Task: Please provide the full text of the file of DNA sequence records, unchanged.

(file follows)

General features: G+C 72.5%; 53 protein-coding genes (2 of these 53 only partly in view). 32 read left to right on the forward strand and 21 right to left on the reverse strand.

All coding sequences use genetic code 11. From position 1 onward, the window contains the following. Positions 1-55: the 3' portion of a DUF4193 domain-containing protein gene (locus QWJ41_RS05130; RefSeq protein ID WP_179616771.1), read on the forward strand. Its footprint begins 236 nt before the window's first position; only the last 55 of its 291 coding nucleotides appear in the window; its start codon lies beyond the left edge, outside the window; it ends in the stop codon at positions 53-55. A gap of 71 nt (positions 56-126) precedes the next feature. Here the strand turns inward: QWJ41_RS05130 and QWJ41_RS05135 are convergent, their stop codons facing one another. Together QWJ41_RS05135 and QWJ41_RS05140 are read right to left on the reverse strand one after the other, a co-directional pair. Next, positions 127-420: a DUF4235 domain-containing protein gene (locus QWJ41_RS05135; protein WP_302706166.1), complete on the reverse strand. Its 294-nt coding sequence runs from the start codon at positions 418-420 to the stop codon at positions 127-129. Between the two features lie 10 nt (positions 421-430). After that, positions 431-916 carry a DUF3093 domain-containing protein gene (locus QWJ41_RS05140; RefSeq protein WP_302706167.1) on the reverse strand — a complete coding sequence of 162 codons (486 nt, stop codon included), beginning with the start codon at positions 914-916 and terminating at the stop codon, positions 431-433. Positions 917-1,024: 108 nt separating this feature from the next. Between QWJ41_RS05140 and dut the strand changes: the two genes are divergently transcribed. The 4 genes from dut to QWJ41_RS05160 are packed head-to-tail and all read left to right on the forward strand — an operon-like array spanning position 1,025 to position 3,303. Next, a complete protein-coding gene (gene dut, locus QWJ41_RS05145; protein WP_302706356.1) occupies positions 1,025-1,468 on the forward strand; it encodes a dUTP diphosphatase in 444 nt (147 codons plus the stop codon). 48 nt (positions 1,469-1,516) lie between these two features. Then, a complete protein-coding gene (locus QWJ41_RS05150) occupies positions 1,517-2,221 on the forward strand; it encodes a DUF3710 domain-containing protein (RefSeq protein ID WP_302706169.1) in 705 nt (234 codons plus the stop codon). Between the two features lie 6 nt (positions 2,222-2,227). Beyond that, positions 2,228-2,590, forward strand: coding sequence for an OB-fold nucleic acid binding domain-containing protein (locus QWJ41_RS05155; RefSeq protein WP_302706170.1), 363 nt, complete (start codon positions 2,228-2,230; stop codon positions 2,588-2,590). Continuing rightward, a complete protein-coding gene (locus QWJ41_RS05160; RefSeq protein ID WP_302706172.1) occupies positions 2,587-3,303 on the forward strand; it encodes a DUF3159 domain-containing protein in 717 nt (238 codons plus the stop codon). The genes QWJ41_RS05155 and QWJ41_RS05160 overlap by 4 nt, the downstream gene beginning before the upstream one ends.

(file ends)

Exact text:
General features: G+C 72.5%; 53 protein-coding genes (2 of these 53 only partly in view). 32 read left to right on the forward strand and 21 right to left on the reverse strand.

All coding sequences use genetic code 11. From position 1 onward, the window contains the following. Positions 1-55: the 3' portion of a DUF4193 domain-containing protein gene (locus QWJ41_RS05130; RefSeq protein ID WP_179616771.1), read on the forward strand. Its footprint begins 236 nt before the window's first position; only the last 55 of its 291 coding nucleotides appear in the window; its start codon lies beyond the left edge, outside the window; it ends in the stop codon at positions 53-55. A gap of 71 nt (positions 56-126) precedes the next feature. Here the strand turns inward: QWJ41_RS05130 and QWJ41_RS05135 are convergent, their stop codons facing one another. Together QWJ41_RS05135 and QWJ41_RS05140 are read right to left on the reverse strand one after the other, a co-directional pair. Next, positions 127-420: a DUF4235 domain-containing protein gene (locus QWJ41_RS05135; protein WP_302706166.1), complete on the reverse strand. Its 294-nt coding sequence runs from the start codon at positions 418-420 to the stop codon at positions 127-129. Between the two features lie 10 nt (positions 421-430). After that, positions 431-916 carry a DUF3093 domain-containing protein gene (locus QWJ41_RS05140; RefSeq protein WP_302706167.1) on the reverse strand — a complete coding sequence of 162 codons (486 nt, stop codon included), beginning with the start codon at positions 914-916 and terminating at the stop codon, positions 431-433. Positions 917-1,024: 108 nt separating this feature from the next. Between QWJ41_RS05140 and dut the strand changes: the two genes are divergently transcribed. The 4 genes from dut to QWJ41_RS05160 are packed head-to-tail and all read left to right on the forward strand — an operon-like array spanning position 1,025 to position 3,303. Next, a complete protein-coding gene (gene dut, locus QWJ41_RS05145; protein WP_302706356.1) occupies positions 1,025-1,468 on the forward strand; it encodes a dUTP diphosphatase in 444 nt (147 codons plus the stop codon). 48 nt (positions 1,469-1,516) lie between these two features. Then, a complete protein-coding gene (locus QWJ41_RS05150) occupies positions 1,517-2,221 on the forward strand; it encodes a DUF3710 domain-containing protein (RefSeq protein ID WP_302706169.1) in 705 nt (234 codons plus the stop codon). Between the two features lie 6 nt (positions 2,222-2,227). Beyond that, positions 2,228-2,590, forward strand: coding sequence for an OB-fold nucleic acid binding domain-containing protein (locus QWJ41_RS05155; RefSeq protein WP_302706170.1), 363 nt, complete (start codon positions 2,228-2,230; stop codon positions 2,588-2,590). Continuing rightward, a complete protein-coding gene (locus QWJ41_RS05160; RefSeq protein ID WP_302706172.1) occupies positions 2,587-3,303 on the forward strand; it encodes a DUF3159 domain-containing protein in 717 nt (238 codons plus the stop codon). The genes QWJ41_RS05155 and QWJ41_RS05160 overlap by 4 nt, the downstream gene beginning before the upstream one ends.